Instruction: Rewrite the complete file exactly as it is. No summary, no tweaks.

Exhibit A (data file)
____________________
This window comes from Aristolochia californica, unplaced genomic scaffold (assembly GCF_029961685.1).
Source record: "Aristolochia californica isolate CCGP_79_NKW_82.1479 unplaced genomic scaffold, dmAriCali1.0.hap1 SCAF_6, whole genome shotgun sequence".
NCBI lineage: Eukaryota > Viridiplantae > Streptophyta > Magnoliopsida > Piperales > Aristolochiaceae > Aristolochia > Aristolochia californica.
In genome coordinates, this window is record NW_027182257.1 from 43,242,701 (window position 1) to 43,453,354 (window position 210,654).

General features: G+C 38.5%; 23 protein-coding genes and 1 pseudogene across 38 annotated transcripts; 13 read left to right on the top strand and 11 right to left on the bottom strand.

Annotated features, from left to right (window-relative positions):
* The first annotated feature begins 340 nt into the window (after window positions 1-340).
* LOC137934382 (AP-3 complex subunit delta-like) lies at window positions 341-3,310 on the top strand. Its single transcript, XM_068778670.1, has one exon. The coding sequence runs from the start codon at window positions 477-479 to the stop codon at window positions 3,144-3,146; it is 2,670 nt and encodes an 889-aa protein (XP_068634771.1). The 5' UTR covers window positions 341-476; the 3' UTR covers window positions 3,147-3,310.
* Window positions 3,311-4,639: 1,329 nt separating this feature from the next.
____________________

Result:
This window comes from Aristolochia californica, unplaced genomic scaffold (assembly GCF_029961685.1).
Source record: "Aristolochia californica isolate CCGP_79_NKW_82.1479 unplaced genomic scaffold, dmAriCali1.0.hap1 SCAF_6, whole genome shotgun sequence".
NCBI lineage: Eukaryota > Viridiplantae > Streptophyta > Magnoliopsida > Piperales > Aristolochiaceae > Aristolochia > Aristolochia californica.
In genome coordinates, this window is record NW_027182257.1 from 43,242,701 (window position 1) to 43,453,354 (window position 210,654).

General features: G+C 38.5%; 23 protein-coding genes and 1 pseudogene across 38 annotated transcripts; 13 read left to right on the top strand and 11 right to left on the bottom strand.

Annotated features, from left to right (window-relative positions):
* The first annotated feature begins 340 nt into the window (after window positions 1-340).
* LOC137934382 (AP-3 complex subunit delta-like) lies at window positions 341-3,310 on the top strand. Its single transcript, XM_068778670.1, has one exon. The coding sequence runs from the start codon at window positions 477-479 to the stop codon at window positions 3,144-3,146; it is 2,670 nt and encodes an 889-aa protein (XP_068634771.1). The 5' UTR covers window positions 341-476; the 3' UTR covers window positions 3,147-3,310.
* Window positions 3,311-4,639: 1,329 nt separating this feature from the next.